Making grand, sweeping pronouncements on the future of anything, let alone what’s going to happen to an entire country undergoing an unprecedented constitutional shift, is a mug’s game. There are too many unknowns, too many variables. Nobody knows how events will shake out, mere hours after a slim majority of Britons voted to leave the European Union. Anyone who says otherwise is at best a hopeless delusionist.
That said, my posting history suggests I am in fact a fatally misinformed drinking receptacle. So, in short, we’re all boned.
There’s a lot of ground to cover, so I’m not going to recap stuff for people who haven’t followed the campaign. But in this particular moment the way the referendum campaign was debated has to take precedence. Beyond the simple result, the political establishment has to understand why the vote went the way it did. Why were people so manifestly against the EU, and why was the vote so starkly split along regional and class lines?
For instance, Scotland was wholly and unambiguously in favour of remaining, as was Northern Ireland. Wales was narrowly in favour of leaving. And most of England, outside of major cities, was somewhere between slightly and wholeheartedly sick of the whole international cooperation thing and wanted their ball back.
Moreover, people with degrees and higher incomes were significantly more likely to vote Remain, while working class voters with fewer formal qualifications tended to vote Leave. What appears to be emerging is a relatively well-off middle class of city-dwelling professionals voting to remain in the EU whilst a poorer, more rural working class votes to Leave.
The class divide in the vote echoes what we’ve seen in the American presidential primaries over the last year. Working class people who’ve been left behind by globalisation and relocation of industry try to strike back against the establishment and retake their lives. When ‘the establishment’ is responsible for closing down a factory that’s the major source of employment in your town, leaving thousands of people without a job because of free trade, kicking back against that establishment is an understandable response. Even if that particular branch of the establishment isn’t actually to blame.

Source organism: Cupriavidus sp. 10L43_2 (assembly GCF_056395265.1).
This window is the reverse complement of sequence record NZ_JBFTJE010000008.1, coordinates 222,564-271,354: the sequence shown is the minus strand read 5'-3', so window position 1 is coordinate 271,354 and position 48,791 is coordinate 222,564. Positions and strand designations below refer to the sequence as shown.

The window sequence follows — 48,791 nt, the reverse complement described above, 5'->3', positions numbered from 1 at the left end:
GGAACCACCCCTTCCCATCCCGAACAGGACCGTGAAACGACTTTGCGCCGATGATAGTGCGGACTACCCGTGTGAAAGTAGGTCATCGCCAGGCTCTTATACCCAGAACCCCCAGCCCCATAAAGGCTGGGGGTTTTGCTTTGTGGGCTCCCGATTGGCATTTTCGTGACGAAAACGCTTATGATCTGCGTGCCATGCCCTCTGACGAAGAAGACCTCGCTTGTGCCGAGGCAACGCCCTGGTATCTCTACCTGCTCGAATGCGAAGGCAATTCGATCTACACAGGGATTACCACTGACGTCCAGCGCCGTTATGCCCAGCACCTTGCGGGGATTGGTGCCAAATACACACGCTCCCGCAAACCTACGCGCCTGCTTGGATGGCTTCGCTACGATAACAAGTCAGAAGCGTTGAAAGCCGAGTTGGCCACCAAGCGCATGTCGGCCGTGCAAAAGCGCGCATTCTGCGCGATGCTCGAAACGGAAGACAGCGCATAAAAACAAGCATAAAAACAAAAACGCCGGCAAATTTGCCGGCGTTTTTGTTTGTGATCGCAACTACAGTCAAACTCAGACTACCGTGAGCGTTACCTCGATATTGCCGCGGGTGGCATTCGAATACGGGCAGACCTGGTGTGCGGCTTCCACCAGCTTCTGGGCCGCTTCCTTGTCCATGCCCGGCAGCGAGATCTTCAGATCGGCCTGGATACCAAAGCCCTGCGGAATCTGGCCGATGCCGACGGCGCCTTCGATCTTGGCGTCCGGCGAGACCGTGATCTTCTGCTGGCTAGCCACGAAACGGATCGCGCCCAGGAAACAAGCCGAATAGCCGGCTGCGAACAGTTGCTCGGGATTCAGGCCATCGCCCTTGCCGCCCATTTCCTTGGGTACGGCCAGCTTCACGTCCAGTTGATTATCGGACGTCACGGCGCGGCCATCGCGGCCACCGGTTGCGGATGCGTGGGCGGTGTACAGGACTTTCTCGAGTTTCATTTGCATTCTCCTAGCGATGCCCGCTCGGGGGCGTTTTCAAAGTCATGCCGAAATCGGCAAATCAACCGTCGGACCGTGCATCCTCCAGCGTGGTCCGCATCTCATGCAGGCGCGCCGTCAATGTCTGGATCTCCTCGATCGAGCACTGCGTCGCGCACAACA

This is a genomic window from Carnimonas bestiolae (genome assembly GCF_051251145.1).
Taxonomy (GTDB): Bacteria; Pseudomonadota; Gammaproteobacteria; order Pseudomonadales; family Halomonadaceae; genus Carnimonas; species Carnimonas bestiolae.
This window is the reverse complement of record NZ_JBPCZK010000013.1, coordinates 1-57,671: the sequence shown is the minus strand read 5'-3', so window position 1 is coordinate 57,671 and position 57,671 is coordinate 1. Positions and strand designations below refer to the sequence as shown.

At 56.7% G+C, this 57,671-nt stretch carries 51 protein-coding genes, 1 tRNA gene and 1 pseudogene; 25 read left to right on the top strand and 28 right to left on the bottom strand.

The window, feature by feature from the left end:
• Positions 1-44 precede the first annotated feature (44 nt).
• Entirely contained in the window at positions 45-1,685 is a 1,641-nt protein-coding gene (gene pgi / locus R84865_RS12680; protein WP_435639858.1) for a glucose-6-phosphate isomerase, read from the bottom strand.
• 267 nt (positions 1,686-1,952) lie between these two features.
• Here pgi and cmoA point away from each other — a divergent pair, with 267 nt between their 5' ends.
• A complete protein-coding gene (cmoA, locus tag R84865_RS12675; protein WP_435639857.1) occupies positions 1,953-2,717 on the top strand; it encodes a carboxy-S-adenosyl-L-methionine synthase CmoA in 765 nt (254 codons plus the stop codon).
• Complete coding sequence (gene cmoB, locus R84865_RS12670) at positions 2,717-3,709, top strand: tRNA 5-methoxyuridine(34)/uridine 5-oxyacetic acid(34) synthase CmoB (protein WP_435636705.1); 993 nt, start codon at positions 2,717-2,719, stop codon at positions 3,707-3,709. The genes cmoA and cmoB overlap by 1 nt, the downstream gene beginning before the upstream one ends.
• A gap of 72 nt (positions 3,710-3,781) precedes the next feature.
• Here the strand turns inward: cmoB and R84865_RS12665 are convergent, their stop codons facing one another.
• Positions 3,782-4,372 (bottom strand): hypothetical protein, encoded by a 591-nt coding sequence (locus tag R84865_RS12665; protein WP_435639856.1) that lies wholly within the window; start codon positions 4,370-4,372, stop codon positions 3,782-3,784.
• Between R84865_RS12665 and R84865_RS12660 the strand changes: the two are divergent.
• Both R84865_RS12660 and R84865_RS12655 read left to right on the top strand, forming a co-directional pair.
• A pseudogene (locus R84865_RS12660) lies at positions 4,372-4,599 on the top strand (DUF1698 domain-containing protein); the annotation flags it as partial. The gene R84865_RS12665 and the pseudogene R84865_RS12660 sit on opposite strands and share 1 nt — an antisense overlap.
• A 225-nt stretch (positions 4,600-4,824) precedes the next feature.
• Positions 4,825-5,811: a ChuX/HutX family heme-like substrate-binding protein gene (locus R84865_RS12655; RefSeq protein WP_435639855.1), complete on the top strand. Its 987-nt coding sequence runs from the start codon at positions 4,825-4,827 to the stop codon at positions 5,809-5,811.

It’s no coincidence that the slogan of the Leave campaign became ‘Take Back Control’. For people who feel like they’ve lost any say over their own lives because of global economic forces that are beyond their power to influence, the idea of having some say in their future becomes incredibly attractive. Globalisation has meant a proliferation of multinational, inter- or intra-governmental, cross-border free trade, which has become largely detached from democratic decision making processes. The World Trade Organisation, International Monetary Fund, and the World Bank Group, among others, aren’t particularly susceptible to the will of the people.
And that’s not a good thing! Globalisation has essentially created an oligarchy wherein global wealth controls global power and only utilises this power to further entrench inequality. This neoliberal fever dream has been stomping uncontrollably over the dreams and aspirations of the developing world for some time now.
Developed countries have felt the effects of this transfer of power as well. The Port Talbot steelworks closure, probably the event that pushed Wales into voting Leave, was because an Indian multinational decided it wasn’t making enough money due in part to Chinese steel imports. Steelworkers themselves had nothing to do with it, but suddenly found themselves faced with a sacking.
In this context, feeling powerless is completely understandable. Jobs and security for ordinary people are under threat in a world where more and more money is concentrated in the hands of fewer and fewer people. The problem is, that feeling was ruthlessly and dishonestly exploited by a few venal, craven members of that selfsame elite.
Let’s talk about what the Mayor of London dubbed “Project Hate”.
That picture is of someone who is apparently the leader of a major political party in a modern liberal democracy. And he admittedly doesn’t represent the Leave campaign as a whole, but that picture is illustrative of what the referendum became a proxy debate about.